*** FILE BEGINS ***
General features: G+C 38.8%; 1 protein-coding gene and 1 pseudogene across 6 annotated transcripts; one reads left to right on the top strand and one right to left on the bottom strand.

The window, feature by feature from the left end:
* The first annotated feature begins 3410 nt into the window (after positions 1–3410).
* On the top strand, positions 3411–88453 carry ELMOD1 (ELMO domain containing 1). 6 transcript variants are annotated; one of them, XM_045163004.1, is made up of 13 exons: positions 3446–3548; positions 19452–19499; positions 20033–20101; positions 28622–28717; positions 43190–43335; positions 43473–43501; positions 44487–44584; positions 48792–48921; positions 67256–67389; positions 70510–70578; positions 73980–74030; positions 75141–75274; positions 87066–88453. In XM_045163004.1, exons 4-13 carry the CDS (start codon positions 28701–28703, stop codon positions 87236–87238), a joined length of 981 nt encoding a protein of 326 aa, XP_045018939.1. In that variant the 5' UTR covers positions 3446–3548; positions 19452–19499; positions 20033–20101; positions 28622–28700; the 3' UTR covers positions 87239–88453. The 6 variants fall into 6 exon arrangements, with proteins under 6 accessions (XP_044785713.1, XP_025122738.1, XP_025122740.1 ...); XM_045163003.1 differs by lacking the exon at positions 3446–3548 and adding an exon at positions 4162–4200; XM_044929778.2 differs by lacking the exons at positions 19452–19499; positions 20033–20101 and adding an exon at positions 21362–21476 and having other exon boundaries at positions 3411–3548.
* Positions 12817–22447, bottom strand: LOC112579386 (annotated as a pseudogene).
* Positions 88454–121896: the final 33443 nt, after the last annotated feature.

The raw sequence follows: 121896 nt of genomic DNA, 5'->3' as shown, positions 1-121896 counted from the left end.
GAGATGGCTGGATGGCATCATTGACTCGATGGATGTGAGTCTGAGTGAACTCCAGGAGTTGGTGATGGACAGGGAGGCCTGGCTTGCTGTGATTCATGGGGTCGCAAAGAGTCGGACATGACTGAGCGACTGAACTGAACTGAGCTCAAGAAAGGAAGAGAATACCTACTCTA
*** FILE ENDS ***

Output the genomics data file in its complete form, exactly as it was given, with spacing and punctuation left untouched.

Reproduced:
General features: G+C 38.8%; 1 protein-coding gene and 1 pseudogene across 6 annotated transcripts; one reads left to right on the top strand and one right to left on the bottom strand.

The window, feature by feature from the left end:
* The first annotated feature begins 3410 nt into the window (after positions 1–3410).
* On the top strand, positions 3411–88453 carry ELMOD1 (ELMO domain containing 1). 6 transcript variants are annotated; one of them, XM_045163004.1, is made up of 13 exons: positions 3446–3548; positions 19452–19499; positions 20033–20101; positions 28622–28717; positions 43190–43335; positions 43473–43501; positions 44487–44584; positions 48792–48921; positions 67256–67389; positions 70510–70578; positions 73980–74030; positions 75141–75274; positions 87066–88453. In XM_045163004.1, exons 4-13 carry the CDS (start codon positions 28701–28703, stop codon positions 87236–87238), a joined length of 981 nt encoding a protein of 326 aa, XP_045018939.1. In that variant the 5' UTR covers positions 3446–3548; positions 19452–19499; positions 20033–20101; positions 28622–28700; the 3' UTR covers positions 87239–88453. The 6 variants fall into 6 exon arrangements, with proteins under 6 accessions (XP_044785713.1, XP_025122738.1, XP_025122740.1 ...); XM_045163003.1 differs by lacking the exon at positions 3446–3548 and adding an exon at positions 4162–4200; XM_044929778.2 differs by lacking the exons at positions 19452–19499; positions 20033–20101 and adding an exon at positions 21362–21476 and having other exon boundaries at positions 3411–3548.
* Positions 12817–22447, bottom strand: LOC112579386 (annotated as a pseudogene).
* Positions 88454–121896: the final 33443 nt, after the last annotated feature.

The raw sequence follows: 121896 nt of genomic DNA, 5'->3' as shown, positions 1-121896 counted from the left end.
GAGATGGCTGGATGGCATCATTGACTCGATGGATGTGAGTCTGAGTGAACTCCAGGAGTTGGTGATGGACAGGGAGGCCTGGCTTGCTGTGATTCATGGGGTCGCAAAGAGTCGGACATGACTGAGCGACTGAACTGAACTGAGCTCAAGAAAGGAAGAGAATACCTACTCTA